Cities should also specify why they need data and what they will do with it. For example, how information about the age and type of a certain logistics fleet would be crucial for a carbon footprint assessment.
Explore multiple data sources
Dialogue is a prerequisite for any improvement in the use and sharing of data, as cities can’t solely rely on data collection via digital means, FastTrack Capacity Building Week participants concluded.
Meanwhile, emerging data collection methods can be explored to further bridge the knowledge gaps. The city of Barcelona, for example, is currently using an application that asks logistics drivers to record all their deliveries.
Drivers must register that information, including plate registration number, on a smartphone app, AreaDUM. Once they arrive on an (un)loading zone, they need to confirm their location. At that point, a 30-minute parking window opens to allow deliveries. The idea is to provide real-time information to the municipality about deliveries occurring in the urban area.
Automatic Number Plate Recognition (ANPR) systems, on the other hand, work with city cameras to enforce low-emission zones in the UK, Italy, Spain, the Netherlands, and a number of Scandinavian cities. However, while ANPR grants access to real-time data on vehicle movements, it also raises privacy concerns.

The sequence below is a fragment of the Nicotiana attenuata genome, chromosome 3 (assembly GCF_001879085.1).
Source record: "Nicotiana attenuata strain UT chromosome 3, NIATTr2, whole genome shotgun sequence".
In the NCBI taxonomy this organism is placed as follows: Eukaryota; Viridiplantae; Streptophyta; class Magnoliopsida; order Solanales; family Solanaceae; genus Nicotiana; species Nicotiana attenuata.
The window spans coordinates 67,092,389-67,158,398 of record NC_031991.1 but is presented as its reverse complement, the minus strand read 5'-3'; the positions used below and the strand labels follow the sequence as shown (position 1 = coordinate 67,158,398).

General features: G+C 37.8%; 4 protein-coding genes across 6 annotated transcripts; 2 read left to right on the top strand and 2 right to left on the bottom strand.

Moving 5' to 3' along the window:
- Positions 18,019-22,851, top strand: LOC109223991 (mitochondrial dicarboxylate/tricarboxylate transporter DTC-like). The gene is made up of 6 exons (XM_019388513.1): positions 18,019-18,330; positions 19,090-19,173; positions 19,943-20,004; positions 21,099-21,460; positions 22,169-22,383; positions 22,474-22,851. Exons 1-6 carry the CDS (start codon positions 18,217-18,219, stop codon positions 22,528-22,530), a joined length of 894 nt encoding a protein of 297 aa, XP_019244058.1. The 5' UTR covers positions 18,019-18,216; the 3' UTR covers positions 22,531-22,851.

In addition, within the framework of the ASAP project, Stockholm set up a cooperation with truck company Scania, which holds almost 40% of the delivery market share in Sweden.
Scania provides Stockholm city authorities with data coming from its connected vehicles, including information about their approximate weight, position, stops or timestamps.
Big data challenges
In recent years, big data collection by telecommunication companies allows to calculate a variety of mobility indicators such as travel time and speed.
At the same time, new challenges are emerging, including the need to concentrate on the most meaningful data, how mobility data allows to know how transport means are used, or the number of people riding on a vehicle. An additional challenge is to find connections and synergies between ‘old fashioned’ data, such as surveys, and ‘innovative’ data, such as mobile data.
After an intense week of discussions and learning, some open questions remain: are all big data sources reliable? How do cities build trust and preserve anonymity? And finally, do administrations need to learn how to analyse big data or is it enough to rely on providers’ competence?
What these questions reveal is that no data source is ideal, that they all bring their own set of challenges and as such require more time and reflection.
Don’t forget about citizen data
A final lesson from the event concerns citizens. While many of these latest data collection trends require serious consideration of privacy and thus to comply with GDPR rules, a sustainable and future-oriented mobility data governance has to go further.
Ensuring transparency about the use of citizens’ information will be crucial. Citizens need to be considered as subjects with knowledge and expertise who can offer their own contribution.
The Wecount project is an example that provides a framework on how to set up such a co-creation process. Transparency and the willingness to be challenged are pre-conditions for a successful data collection process.